Having a baby is like throwing a grenade into your relationship
Someone once described having a baby to me as ‘like throwing a grenade into your relationship’. At the time I was mildly affronted by this negative view convinced, like many expectant parents I’m sure, that the addition of a baby would make my little family ‘complete’. However, in retrospect (isn’t hindsight a glorious thing?) the grenade analogy was a pretty accurate description. In fact I’ve often described the year my son was born as both the best and the worst year of my life all at the same time – the best because he was brought into my life and the worst because it was when my marriage broke down. Having my son was by no means the ’cause’ of my marital breakdown but it was probably the straw (or log) that broke the camel’s back.
I think perhaps nothing can prepare you for how difficult new parenthood is, the first time round in particular, and how it affects practically everything – including your relationship. Under the stress and tiredness of it all, basic things like ‘being nice to your partner’ can go out of the window and before you know it you’re taking them for granted and resenting the very person you initially loved enough to even want to get into this situation with (though admittedly back then you had absolutely no idea what you were signing up to). So it was with interest that I read yesterday;
New parents will be given relationship counselling by health visitors under government plans to instil “basic concepts such as love, compassion and trust” and prevent marriage breakdown, says Work and Pensions Secretary, Iain Duncan Smith.
Apparently, next year ministers will announce guidance for all health visitors on how to “recognise and respond to the signs of relationship difficulties”. I’d say a good sign is a baby being present! But, joking aside, although some have criticised the plans as the government ‘micro-managing’ and ‘meddling’ in family life, I actually think families need this support. They at least need someone to reassure them that it is ‘normal’ to feel under pressure in the early days of parenthood but it doesn’t necessarily mean there is something wrong with your relationship.
I now know that having a baby puts a huge strain on any relationship. Even my friends with the strongest of relationships have admitted to me that they felt particularly tested in the early days and months of new parenthood. So if your relationship already has problems, you can be sure adding a baby into the mix will highlight them all.
If it’s not the sleep deprivation than it’s the constant worry, or the equally irrational guilt, or the fact that no part of you seems to be private or belong to you anymore; not boob, brain or bathroom! You may look at your partner and wonder if you’ll ever want to do the activity with him that got you into this predicament in the first place, ever again.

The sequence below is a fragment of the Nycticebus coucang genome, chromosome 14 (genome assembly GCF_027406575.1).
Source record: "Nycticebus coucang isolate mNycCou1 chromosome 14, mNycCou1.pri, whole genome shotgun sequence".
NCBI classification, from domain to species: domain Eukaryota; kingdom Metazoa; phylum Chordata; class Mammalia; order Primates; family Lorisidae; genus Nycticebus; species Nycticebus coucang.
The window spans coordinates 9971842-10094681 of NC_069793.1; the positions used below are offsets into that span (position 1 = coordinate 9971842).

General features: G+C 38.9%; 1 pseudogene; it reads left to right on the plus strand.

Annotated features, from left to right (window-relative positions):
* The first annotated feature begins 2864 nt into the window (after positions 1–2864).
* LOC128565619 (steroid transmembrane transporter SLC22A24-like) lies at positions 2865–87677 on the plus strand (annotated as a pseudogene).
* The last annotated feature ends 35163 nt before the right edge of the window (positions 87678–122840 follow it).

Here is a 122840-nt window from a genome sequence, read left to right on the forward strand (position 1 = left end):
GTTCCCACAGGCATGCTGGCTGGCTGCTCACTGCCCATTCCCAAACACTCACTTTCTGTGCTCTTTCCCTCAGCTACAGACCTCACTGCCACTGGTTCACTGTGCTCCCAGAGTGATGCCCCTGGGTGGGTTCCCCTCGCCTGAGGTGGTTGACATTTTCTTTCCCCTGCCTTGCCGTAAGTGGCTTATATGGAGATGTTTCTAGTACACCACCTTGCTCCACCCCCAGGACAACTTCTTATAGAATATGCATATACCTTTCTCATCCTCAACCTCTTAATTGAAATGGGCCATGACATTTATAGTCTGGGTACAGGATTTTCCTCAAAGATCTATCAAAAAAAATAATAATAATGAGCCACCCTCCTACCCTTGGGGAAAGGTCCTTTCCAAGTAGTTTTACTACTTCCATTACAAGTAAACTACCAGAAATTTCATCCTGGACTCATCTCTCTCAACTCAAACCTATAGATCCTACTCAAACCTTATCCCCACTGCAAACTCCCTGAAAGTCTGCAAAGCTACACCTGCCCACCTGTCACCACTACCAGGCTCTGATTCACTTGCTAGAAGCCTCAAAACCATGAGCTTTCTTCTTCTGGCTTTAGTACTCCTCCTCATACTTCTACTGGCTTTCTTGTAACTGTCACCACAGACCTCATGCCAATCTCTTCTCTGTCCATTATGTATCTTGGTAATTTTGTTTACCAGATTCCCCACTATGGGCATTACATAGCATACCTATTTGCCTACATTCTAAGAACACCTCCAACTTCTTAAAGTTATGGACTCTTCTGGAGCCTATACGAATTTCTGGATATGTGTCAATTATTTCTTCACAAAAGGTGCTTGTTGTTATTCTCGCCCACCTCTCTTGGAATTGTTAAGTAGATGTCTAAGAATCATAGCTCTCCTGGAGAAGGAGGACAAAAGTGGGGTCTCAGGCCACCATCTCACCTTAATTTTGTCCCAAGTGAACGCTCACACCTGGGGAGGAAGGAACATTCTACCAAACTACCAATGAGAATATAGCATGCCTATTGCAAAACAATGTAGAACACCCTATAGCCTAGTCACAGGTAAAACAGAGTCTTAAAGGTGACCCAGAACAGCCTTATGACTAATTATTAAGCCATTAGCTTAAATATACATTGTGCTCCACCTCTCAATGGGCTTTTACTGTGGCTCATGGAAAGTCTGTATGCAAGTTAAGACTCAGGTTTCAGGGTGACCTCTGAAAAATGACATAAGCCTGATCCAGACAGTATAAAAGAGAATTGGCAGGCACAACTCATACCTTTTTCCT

You may worry if he’ll only ever see you as a ‘mum’ now while you feel decidedly unsexy with your damp breast pads falling out of your ugly nursing bra.
You may look at your days as a series of monotonous chores and routines all to placate the new tiny person who now rules the house before you crawl into bed exhausted at 9.30pm. You may look at your relationship now, grieve for your old life and scream ‘what the hell have we done???’
Will it always be like this? The answer is no. Life may not ever be quite how it was pre children, but it will get better. You will be able to keep your eyes open past 10pm at some point (or at least feel ‘less’ tired than you do in the early days). You will have nights out without the children and you will gain back a sense of yourself and rediscover your partner and your relationship. But, these last points may need a little helping hand.
There is no point putting undue pressure on yourself or your partner to try to recreate your pre baby life too soon. There is nothing ‘wrong’ with the relationship if you are short-tempered at times with each other or less patient than you used to be due to tiredness. This is normal and to be expected! Give each other a break if someone snaps during a particularly stressful baby episode. Just try to remember to apologise when you calm down or feel less tired and then let it go and move on. Don’t keep a tally of each others wrongs. Don’t hold on to things to add even more stress to your already very full brain. Try to be as understanding of each other as you can be and particularly of yourself.
New parenthood is hard but life won’t always be this way.
Use any opportunity you can to reconnect with your partner and regain intimacy in small but significant ways like a cuddle on the sofa or a coffee out somewhere together, and talk. Please talk. Talk about something, anything, other than the baby. Make sure you communicate worries and fears and anxieties – Share them but don’t dwell on them.
Work together as a team. Be honest about the hard bits. Have fun with the silly bits, and never leave the house without a kiss – even if it is through gritted teeth and with baby sick on your shoulder!
Share this with a mum who needs some encouragement and a reminder that she’s still a woman as well as a mum today!